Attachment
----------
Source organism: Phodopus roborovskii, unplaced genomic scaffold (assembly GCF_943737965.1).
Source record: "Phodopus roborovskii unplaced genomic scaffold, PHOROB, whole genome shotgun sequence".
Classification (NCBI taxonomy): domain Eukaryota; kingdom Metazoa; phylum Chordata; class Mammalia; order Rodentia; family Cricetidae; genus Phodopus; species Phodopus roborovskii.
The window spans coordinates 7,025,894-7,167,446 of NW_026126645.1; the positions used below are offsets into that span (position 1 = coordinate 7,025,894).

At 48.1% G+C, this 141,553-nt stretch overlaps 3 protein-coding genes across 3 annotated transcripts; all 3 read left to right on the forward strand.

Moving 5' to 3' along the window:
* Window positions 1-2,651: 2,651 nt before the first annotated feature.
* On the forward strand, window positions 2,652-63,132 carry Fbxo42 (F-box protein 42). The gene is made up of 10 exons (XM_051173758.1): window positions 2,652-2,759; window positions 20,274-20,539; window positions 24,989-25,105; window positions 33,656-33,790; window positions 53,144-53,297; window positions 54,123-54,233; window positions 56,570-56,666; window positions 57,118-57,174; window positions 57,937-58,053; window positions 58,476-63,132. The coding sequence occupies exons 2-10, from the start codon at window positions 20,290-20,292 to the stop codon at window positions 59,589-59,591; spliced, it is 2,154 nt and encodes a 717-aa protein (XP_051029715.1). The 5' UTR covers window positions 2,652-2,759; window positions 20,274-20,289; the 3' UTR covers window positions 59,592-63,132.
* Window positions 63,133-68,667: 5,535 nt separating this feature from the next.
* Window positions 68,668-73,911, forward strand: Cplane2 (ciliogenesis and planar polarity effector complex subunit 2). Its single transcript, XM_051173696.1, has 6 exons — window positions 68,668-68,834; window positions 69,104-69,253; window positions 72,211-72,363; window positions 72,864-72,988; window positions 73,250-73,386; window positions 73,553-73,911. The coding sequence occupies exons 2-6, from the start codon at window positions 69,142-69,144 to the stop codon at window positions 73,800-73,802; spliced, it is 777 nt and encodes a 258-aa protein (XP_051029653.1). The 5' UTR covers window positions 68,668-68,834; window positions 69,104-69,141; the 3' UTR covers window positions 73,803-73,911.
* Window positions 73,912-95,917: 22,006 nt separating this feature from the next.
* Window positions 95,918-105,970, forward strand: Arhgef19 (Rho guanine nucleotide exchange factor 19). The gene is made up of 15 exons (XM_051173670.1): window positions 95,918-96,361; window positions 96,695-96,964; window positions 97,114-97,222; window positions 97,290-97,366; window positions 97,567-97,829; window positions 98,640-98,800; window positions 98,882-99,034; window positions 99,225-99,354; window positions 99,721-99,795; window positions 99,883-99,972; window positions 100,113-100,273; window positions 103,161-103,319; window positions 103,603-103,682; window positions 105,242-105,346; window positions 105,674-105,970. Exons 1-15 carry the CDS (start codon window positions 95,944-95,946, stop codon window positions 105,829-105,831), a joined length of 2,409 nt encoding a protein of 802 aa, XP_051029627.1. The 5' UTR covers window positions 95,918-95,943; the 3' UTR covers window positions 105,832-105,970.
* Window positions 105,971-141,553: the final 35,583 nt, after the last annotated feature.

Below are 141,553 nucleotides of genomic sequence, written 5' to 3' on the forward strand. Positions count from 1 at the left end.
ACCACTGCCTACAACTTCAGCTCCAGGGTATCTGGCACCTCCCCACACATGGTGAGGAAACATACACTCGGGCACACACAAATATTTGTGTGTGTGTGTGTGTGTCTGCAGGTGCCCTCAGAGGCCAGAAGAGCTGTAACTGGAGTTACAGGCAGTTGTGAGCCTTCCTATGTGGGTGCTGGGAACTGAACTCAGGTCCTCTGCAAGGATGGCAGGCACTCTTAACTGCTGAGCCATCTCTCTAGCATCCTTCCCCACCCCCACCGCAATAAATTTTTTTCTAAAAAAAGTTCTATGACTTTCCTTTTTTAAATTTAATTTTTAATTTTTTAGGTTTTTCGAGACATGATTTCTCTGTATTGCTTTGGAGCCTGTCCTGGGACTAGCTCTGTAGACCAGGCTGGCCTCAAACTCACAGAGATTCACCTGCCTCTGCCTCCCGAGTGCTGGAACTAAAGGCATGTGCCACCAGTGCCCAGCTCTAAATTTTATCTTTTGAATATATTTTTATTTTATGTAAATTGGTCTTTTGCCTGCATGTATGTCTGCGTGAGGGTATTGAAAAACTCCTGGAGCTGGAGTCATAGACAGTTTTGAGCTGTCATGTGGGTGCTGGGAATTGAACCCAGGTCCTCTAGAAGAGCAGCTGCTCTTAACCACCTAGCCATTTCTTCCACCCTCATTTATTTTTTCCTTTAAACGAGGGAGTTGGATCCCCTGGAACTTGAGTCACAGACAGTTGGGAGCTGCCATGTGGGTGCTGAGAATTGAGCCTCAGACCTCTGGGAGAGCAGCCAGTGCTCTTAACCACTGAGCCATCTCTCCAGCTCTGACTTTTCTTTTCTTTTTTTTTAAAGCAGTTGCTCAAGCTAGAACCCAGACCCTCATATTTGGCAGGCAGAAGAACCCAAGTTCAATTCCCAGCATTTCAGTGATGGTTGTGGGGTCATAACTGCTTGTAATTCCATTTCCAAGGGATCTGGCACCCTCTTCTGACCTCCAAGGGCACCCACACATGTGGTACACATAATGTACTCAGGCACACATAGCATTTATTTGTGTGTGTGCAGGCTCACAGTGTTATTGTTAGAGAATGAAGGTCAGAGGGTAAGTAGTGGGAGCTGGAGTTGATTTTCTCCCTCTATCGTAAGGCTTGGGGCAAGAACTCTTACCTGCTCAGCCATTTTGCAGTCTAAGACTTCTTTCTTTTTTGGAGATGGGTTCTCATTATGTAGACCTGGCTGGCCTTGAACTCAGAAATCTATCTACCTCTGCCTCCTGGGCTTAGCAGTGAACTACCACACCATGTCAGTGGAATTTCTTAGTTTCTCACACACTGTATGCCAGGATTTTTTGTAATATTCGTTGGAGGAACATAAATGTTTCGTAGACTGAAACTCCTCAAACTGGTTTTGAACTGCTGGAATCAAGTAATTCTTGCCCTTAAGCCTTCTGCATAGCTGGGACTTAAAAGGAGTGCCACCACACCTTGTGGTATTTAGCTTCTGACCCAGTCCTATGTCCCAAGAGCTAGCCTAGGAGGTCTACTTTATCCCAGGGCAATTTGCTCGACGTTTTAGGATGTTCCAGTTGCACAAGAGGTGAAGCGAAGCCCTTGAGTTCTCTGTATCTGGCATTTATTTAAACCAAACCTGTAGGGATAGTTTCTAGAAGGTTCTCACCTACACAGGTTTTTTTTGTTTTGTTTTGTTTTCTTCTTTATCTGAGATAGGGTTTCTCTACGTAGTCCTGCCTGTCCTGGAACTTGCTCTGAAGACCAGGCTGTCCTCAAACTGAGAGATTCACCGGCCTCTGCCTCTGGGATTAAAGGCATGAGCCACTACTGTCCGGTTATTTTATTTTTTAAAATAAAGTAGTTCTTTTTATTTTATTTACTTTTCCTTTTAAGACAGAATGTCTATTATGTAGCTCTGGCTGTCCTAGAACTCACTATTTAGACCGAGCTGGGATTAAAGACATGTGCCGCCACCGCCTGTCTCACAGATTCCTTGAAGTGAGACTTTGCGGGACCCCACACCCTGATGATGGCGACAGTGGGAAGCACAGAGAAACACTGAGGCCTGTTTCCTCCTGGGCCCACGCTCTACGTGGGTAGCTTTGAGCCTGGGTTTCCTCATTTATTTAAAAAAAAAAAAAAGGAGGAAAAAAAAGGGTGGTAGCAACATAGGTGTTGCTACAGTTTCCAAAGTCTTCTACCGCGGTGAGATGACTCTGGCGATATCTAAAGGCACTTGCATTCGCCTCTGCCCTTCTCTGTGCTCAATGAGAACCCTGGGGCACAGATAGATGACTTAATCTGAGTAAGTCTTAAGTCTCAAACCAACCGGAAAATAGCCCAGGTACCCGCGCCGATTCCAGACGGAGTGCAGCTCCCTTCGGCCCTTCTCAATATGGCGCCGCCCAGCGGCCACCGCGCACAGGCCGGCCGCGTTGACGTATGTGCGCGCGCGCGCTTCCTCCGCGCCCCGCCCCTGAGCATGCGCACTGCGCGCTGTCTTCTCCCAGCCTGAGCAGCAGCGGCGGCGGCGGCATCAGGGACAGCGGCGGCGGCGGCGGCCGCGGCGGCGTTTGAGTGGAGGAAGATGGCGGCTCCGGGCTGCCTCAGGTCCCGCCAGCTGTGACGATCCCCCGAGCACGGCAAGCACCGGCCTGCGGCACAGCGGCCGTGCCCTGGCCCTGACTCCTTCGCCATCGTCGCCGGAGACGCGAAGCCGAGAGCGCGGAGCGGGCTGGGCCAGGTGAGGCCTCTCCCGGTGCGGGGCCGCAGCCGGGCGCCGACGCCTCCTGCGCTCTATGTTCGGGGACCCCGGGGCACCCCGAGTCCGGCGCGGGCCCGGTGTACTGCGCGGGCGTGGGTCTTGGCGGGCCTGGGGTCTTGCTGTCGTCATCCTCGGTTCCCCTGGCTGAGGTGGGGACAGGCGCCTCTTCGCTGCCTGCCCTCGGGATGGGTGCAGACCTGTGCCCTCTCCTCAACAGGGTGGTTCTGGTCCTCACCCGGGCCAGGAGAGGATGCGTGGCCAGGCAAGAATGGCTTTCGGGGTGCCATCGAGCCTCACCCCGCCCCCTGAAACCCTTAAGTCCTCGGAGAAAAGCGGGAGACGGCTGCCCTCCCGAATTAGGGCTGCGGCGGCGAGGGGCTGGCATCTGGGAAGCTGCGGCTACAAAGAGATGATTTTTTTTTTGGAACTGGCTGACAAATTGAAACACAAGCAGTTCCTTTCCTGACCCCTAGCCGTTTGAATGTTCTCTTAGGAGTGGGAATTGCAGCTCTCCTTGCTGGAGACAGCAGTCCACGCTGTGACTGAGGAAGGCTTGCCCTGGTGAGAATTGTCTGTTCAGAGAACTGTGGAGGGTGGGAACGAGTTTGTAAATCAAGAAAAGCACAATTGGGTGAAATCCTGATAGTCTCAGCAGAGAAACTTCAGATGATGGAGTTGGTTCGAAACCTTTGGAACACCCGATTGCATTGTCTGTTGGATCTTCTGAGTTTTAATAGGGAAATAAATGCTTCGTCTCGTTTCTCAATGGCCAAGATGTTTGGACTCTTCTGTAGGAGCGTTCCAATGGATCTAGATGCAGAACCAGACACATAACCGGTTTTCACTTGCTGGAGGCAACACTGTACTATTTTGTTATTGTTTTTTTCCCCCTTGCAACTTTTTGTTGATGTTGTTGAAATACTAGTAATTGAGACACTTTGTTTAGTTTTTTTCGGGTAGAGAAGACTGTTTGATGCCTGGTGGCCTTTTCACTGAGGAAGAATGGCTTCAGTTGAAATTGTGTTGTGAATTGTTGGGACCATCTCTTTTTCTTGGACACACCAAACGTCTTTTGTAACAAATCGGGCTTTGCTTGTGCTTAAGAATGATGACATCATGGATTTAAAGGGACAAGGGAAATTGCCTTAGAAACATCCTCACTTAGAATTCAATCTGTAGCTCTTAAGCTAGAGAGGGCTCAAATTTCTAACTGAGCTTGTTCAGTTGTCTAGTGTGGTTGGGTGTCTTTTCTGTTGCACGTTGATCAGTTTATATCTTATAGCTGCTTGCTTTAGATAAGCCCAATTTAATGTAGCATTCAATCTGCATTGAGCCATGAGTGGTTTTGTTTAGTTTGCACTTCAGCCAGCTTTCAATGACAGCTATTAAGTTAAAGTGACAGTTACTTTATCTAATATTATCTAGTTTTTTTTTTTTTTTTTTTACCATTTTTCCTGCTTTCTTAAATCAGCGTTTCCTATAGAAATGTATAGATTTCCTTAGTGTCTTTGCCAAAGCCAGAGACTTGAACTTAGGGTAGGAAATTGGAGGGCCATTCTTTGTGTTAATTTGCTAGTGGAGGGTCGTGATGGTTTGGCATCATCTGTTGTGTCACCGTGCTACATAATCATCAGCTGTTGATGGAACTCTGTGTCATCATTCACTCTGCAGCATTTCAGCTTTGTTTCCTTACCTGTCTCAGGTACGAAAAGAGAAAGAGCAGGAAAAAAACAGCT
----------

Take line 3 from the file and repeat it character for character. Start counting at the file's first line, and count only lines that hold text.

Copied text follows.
Classification (NCBI taxonomy): domain Eukaryota; kingdom Metazoa; phylum Chordata; class Mammalia; order Rodentia; family Cricetidae; genus Phodopus; species Phodopus roborovskii.